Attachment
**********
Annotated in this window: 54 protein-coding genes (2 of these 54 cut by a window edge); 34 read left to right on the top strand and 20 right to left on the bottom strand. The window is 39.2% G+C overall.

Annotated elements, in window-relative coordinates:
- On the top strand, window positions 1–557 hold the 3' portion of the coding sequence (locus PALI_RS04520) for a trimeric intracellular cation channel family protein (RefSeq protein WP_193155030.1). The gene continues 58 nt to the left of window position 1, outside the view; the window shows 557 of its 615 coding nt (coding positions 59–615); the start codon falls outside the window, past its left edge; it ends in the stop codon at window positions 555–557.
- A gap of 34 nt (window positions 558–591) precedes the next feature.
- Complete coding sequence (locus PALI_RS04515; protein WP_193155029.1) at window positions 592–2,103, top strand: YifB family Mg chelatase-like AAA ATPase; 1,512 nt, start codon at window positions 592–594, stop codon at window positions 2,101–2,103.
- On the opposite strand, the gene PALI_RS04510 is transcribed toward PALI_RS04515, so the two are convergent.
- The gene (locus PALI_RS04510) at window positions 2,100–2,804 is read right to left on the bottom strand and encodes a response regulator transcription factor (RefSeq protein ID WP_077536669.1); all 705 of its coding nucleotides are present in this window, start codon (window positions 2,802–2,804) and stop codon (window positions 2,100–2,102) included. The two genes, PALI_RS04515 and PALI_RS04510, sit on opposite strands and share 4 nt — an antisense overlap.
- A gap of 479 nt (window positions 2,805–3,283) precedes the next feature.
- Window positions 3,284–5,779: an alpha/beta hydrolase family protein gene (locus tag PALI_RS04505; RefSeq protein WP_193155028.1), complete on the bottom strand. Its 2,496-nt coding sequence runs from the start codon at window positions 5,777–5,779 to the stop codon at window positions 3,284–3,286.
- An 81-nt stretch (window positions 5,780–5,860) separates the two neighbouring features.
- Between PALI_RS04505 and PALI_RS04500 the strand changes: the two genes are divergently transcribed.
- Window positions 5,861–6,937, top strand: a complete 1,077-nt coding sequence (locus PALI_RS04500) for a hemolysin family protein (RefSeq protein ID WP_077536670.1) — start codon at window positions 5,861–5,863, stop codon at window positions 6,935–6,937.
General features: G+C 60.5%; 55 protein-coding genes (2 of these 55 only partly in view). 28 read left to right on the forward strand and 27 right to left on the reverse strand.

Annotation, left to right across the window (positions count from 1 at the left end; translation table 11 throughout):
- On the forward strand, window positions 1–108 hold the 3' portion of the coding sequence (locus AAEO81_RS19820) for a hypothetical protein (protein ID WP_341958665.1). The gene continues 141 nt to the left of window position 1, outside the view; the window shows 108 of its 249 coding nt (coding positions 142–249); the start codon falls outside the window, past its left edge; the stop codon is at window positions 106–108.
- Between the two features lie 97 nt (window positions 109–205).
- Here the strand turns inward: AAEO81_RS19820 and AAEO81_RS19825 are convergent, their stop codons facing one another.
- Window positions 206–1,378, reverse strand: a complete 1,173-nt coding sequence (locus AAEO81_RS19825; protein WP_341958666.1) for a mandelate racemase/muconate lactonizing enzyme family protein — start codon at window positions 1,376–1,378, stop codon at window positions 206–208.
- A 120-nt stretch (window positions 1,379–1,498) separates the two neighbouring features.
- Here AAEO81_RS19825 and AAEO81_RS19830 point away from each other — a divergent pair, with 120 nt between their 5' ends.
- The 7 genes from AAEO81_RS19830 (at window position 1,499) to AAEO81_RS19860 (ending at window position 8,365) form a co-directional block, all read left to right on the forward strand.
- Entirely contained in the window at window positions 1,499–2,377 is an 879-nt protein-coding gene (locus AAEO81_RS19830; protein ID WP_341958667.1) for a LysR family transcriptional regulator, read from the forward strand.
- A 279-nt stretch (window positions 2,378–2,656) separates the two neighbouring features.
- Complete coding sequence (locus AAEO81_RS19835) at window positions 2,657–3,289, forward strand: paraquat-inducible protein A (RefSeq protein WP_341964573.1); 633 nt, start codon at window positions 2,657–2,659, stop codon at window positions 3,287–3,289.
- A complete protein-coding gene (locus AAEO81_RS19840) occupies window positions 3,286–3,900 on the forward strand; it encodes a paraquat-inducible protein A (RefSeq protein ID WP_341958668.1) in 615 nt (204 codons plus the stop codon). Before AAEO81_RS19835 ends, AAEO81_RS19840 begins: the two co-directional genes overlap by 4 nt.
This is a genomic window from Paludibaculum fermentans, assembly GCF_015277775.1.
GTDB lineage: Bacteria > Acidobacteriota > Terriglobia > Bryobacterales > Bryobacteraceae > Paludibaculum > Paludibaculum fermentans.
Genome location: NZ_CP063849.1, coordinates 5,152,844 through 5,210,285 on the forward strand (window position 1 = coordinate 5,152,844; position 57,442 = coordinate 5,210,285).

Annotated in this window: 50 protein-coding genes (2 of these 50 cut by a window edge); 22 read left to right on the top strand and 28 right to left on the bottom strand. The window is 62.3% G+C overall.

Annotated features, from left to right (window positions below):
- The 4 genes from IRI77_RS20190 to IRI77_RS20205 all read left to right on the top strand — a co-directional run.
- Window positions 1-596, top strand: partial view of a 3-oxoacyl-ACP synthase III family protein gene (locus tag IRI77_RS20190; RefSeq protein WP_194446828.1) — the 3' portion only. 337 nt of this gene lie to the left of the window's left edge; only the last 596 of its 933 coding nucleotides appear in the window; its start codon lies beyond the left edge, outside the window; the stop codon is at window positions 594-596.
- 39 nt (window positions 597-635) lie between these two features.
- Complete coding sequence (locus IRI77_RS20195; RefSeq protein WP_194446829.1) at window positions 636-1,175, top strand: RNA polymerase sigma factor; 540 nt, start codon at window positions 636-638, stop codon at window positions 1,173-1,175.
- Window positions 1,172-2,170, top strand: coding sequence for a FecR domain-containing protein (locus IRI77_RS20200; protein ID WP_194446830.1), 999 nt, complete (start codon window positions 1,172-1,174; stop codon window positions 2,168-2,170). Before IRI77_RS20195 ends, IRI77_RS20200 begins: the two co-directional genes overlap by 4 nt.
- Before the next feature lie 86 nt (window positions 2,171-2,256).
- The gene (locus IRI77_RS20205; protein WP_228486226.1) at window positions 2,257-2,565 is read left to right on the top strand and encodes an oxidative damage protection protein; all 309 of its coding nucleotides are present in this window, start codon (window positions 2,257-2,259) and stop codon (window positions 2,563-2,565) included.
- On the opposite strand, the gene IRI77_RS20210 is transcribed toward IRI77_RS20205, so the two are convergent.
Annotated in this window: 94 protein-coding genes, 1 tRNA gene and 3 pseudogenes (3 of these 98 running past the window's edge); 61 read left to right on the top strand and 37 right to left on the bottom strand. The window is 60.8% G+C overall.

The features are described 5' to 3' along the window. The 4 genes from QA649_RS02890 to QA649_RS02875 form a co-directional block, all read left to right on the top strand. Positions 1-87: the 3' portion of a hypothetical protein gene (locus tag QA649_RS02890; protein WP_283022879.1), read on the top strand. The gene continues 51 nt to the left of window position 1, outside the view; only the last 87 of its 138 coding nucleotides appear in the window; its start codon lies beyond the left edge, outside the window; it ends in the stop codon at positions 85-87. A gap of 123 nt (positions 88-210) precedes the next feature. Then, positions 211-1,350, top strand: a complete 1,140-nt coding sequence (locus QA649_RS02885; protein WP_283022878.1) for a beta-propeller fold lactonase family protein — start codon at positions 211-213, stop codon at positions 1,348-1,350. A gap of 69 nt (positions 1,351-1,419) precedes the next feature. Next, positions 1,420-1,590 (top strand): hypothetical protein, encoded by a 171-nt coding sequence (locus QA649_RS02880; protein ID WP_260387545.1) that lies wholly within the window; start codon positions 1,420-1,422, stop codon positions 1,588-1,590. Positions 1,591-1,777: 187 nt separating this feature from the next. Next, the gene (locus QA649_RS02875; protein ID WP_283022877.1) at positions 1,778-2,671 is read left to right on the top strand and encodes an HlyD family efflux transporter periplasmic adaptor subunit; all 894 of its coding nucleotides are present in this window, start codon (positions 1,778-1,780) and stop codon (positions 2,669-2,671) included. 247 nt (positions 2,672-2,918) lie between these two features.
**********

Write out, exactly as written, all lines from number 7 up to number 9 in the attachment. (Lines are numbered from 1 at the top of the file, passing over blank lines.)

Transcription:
- The gene (locus PALI_RS04510) at window positions 2,100–2,804 is read right to left on the bottom strand and encodes a response regulator transcription factor (RefSeq protein ID WP_077536669.1); all 705 of its coding nucleotides are present in this window, start codon (window positions 2,802–2,804) and stop codon (window positions 2,100–2,102) included. The two genes, PALI_RS04515 and PALI_RS04510, sit on opposite strands and share 4 nt — an antisense overlap.
- A gap of 479 nt (window positions 2,805–3,283) precedes the next feature.
- Window positions 3,284–5,779: an alpha/beta hydrolase family protein gene (locus tag PALI_RS04505; RefSeq protein WP_193155028.1), complete on the bottom strand. Its 2,496-nt coding sequence runs from the start codon at window positions 5,777–5,779 to the stop codon at window positions 3,284–3,286.